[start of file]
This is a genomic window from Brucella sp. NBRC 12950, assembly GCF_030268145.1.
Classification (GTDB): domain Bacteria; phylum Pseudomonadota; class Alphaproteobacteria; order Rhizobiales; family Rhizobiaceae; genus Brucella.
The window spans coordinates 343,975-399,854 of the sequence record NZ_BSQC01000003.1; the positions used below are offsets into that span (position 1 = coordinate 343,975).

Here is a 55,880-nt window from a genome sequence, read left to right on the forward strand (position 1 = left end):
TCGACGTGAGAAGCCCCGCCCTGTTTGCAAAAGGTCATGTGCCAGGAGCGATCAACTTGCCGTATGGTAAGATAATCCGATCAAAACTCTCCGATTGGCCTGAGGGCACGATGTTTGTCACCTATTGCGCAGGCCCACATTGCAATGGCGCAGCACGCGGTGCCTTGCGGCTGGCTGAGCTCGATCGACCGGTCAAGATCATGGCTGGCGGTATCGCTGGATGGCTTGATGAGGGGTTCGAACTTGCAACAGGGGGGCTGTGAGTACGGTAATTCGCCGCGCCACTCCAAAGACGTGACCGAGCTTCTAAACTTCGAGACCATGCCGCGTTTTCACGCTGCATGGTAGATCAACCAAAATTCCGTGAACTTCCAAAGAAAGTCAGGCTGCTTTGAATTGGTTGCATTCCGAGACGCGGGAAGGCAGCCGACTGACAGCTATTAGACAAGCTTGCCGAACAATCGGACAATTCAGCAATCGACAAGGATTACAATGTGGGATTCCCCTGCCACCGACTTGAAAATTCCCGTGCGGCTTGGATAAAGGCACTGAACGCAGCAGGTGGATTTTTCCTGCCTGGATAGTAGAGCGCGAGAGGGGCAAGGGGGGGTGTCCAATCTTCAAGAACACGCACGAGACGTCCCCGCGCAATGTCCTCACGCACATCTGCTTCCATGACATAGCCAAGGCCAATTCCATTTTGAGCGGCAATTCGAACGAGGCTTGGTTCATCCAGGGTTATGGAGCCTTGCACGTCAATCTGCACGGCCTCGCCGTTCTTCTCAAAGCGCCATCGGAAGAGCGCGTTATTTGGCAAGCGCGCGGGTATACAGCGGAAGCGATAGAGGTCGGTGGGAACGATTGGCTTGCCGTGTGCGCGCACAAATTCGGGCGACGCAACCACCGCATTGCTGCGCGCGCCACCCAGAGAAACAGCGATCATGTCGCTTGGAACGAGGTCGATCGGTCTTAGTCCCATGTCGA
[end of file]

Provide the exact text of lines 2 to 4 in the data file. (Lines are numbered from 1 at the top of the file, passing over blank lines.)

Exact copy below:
Classification (GTDB): domain Bacteria; phylum Pseudomonadota; class Alphaproteobacteria; order Rhizobiales; family Rhizobiaceae; genus Brucella.
The window spans coordinates 343,975-399,854 of the sequence record NZ_BSQC01000003.1; the positions used below are offsets into that span (position 1 = coordinate 343,975).

Here is a 55,880-nt window from a genome sequence, read left to right on the forward strand (position 1 = left end):